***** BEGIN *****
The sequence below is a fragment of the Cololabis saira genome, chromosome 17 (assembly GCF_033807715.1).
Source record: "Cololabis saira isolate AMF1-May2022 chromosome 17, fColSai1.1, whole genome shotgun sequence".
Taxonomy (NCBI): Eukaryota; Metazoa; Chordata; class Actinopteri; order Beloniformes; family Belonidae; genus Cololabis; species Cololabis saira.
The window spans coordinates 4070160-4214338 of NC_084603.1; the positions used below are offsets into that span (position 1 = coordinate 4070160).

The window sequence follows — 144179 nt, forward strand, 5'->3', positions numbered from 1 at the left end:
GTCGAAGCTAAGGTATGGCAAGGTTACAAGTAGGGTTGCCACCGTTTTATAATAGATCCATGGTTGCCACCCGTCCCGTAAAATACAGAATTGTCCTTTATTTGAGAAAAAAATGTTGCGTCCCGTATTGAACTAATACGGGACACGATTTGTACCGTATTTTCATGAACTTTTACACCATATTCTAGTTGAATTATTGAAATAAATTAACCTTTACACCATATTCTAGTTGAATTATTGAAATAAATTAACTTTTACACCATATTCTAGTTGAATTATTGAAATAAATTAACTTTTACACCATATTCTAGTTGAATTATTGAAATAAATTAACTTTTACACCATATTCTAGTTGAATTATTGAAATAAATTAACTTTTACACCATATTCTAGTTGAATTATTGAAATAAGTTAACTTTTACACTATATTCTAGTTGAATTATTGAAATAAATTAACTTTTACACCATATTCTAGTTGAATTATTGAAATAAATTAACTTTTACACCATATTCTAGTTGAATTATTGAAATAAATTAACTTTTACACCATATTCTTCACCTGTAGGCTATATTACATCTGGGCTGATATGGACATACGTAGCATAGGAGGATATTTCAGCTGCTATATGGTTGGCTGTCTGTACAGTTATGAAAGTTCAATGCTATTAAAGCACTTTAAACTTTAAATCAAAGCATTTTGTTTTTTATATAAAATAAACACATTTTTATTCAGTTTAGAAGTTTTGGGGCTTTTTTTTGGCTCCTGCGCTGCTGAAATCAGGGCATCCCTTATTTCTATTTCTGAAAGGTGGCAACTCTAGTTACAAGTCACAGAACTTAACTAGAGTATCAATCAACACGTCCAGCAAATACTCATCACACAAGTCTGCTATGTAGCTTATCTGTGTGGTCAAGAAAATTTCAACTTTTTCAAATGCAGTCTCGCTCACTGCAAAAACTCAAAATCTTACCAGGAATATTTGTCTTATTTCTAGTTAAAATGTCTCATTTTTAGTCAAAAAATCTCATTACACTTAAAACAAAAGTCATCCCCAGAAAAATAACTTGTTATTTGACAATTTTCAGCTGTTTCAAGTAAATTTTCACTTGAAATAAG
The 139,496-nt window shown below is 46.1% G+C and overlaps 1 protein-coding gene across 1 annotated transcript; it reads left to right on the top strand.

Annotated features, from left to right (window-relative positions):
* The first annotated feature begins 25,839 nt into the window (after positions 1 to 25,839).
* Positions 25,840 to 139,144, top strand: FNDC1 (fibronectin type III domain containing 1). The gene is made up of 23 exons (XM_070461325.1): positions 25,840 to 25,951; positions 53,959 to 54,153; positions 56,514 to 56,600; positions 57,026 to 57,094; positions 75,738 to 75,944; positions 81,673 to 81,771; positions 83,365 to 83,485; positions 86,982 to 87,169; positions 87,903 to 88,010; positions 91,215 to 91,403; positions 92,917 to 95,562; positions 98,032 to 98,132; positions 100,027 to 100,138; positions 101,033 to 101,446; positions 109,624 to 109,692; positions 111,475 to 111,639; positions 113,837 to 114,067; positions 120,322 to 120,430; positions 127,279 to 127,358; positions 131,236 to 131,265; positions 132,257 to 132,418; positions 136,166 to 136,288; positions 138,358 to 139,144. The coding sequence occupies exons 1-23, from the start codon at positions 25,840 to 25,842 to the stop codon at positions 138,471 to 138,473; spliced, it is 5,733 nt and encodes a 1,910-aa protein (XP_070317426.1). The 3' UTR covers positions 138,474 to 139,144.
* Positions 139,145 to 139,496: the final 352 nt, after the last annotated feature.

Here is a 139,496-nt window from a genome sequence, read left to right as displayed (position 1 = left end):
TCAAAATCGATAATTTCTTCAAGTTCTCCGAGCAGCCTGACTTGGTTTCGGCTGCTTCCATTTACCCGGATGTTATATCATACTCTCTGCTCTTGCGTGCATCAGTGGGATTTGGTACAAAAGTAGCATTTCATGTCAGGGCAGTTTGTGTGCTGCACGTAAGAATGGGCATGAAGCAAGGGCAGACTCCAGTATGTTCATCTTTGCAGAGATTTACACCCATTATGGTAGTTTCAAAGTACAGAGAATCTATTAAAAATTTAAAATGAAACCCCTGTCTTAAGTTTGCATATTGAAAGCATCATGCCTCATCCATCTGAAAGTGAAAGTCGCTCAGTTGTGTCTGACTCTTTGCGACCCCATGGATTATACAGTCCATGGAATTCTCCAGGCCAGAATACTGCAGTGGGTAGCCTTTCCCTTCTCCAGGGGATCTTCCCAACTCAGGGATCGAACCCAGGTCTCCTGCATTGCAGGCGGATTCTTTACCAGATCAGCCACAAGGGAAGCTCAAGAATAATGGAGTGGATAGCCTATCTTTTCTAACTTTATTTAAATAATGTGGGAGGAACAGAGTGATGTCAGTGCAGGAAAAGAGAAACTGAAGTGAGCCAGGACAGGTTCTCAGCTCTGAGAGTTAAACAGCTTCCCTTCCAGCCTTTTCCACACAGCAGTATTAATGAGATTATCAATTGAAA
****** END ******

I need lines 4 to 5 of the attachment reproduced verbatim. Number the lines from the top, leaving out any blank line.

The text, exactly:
The window spans coordinates 4070160-4214338 of NC_084603.1; the positions used below are offsets into that span (position 1 = coordinate 4070160).

The window sequence follows — 144179 nt, forward strand, 5'->3', positions numbered from 1 at the left end: